OTTAWA — The NDP feels it’s gotten a bad rap.
After 10 days of intense political manoeuvring that brought the country to the brink of another election, Jack Layton’s party has been pilloried by pundits, mocked by the Opposition, and forced to explain repeatedly why, after vigorously opposing the governing Tories for months, it has suddenly switched course.
“It’s been a political loser for them,” said Peter Graefe, assistant professor of political science at McMaster University in Hamilton, and a specialist on the NDP. “So far, it’s been a bit of a media disaster.”
But NDP insiders say they couldn’t have played the week any better. They argue that they have seized a chance to reposition the party as a practical group of politicians that can improve the lot of their key constituents.
And they may have a point, analysts say — if they can manage to communicate their new approach in a way that resonates with voters, and distances the party’s reputation from nasty accusations flying around in Parliament.
The support that Layton’s NDP and Gilles Duceppe’s Bloc Quebecois gave the Tories in an election-averting vote Friday proved ample fodder for Liberal Leader Michael Ignatieff.
“You know, Jack and Gilles have gone up the hill and we know how that little fairy tale ended,” Ignatieff taunted.
Ostensibly, the change in approach began with the Liberals’ recent announcement that they would no longer vote with the Conservatives, and would move to bring the government down at the earliest opportunity. The Tories needed the support of the NDP to hang on to power.
When the Tories responded by introducing a tantalizing $1-billion boost to employment insurance last week, the NDP decided that not only would it support the measure, it would also prop up the Conservative government for as long as it takes to get the EI bill passed.
The decision puts the NDP in a position similar to one the Liberals were in for months: supporting a government it despises in the hope of extracting benefit for its causes.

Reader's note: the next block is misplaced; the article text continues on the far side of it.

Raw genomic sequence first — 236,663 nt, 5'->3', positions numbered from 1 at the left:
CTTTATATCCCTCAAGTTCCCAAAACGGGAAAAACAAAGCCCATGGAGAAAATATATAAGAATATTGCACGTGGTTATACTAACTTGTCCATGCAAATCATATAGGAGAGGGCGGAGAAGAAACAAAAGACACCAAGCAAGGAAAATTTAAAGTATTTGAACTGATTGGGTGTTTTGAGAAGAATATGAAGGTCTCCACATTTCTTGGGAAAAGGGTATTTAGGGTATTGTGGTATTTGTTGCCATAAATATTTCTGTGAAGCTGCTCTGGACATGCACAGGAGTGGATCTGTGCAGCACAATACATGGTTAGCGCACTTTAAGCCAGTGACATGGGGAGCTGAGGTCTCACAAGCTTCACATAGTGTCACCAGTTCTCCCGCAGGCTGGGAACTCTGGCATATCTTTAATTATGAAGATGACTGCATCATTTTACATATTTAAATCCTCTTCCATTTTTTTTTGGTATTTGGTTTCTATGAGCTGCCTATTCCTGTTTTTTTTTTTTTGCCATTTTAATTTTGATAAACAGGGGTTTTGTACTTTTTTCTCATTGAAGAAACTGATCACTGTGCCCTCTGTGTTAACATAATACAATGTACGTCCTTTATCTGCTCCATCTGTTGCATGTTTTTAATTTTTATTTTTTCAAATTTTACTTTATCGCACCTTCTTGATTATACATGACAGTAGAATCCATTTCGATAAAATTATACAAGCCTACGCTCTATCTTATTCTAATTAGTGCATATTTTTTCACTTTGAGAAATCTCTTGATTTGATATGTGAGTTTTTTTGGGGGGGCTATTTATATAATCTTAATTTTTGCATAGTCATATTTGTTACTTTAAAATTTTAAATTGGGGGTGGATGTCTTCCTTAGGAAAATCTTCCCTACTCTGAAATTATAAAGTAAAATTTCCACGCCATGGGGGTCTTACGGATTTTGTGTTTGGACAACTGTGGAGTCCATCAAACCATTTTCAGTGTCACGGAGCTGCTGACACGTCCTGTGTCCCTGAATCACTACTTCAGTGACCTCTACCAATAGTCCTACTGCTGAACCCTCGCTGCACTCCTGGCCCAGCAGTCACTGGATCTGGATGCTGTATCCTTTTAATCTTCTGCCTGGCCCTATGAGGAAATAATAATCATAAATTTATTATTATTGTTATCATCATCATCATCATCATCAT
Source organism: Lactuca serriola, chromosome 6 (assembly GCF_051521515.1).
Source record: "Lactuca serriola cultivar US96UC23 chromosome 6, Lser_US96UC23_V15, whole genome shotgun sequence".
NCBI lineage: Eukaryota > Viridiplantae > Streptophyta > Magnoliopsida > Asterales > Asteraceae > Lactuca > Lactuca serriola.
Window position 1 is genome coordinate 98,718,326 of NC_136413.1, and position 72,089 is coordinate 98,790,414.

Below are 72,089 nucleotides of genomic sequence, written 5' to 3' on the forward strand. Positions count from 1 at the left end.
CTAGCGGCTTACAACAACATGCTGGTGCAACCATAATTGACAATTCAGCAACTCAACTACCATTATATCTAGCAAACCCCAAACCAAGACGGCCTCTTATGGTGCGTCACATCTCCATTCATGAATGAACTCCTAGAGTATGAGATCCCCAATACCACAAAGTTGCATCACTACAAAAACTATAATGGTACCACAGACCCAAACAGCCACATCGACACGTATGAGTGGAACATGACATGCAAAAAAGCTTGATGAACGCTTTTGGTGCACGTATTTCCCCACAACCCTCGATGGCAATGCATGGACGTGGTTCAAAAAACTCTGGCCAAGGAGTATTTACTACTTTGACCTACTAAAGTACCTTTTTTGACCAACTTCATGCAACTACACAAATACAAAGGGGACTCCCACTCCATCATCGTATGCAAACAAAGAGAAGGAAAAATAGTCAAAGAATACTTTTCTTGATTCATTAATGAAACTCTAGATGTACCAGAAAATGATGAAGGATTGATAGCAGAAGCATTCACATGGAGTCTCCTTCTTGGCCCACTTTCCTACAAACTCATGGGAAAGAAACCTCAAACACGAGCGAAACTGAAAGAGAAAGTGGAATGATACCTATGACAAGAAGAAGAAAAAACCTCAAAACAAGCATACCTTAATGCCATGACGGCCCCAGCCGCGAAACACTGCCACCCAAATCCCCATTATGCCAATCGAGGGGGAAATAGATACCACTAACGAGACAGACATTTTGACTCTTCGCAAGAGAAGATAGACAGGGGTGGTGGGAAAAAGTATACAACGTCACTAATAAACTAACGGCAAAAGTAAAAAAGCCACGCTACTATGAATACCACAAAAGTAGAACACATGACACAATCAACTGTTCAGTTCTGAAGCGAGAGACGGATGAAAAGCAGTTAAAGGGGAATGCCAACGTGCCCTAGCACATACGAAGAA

But there is more to the transformation of the NDP strategy than the EI bill and Liberal tactics, say party insiders and analysts. The seeds were planted at the party’s annual convention in Halifax in mid-August.
There, party members focused intently on how to win. They talked about putting an end to the political games and voting for things that they actually wanted to happen. And they took a hard look at how provincial NDP Leader Darrell Dexter managed to work his way up to be premier of Nova Scotia.
The events of the last week “are an example of Jack Layton trying to take a page from Darrell Dexter,” said Anthony Salloum, program director at the Rideau Institute think-tank and a former staffer for Alexa McDonough when she led the NDP.
Salloum, who is also close to Dexter, said the Nova Scotia premier had a patient, pragmatic approach to politics when he was in opposition. He didn’t oppose for opposition’s sake, and would hold his nose and support measures that made sense. Gradually, he expanded his base that way, developing a reputation for being practical rather than partisan.
Manitoba Premier Gary Doer has had a similar approach, Salloum added.
“I think in this case, we shouldn’t discount the example of Manitoba and Nova Scotia in Layton’s decision-making.
Layton spent time at Doer’s cottage this summer, and stayed behind in Halifax for a few days with Dexter after the party convention, added Brad Lavigne, the party’s national director.
“There’s no question, Darrell Dexter played a significant role” in developing the party’s approach heading into the high-stakes fall parliamentary session.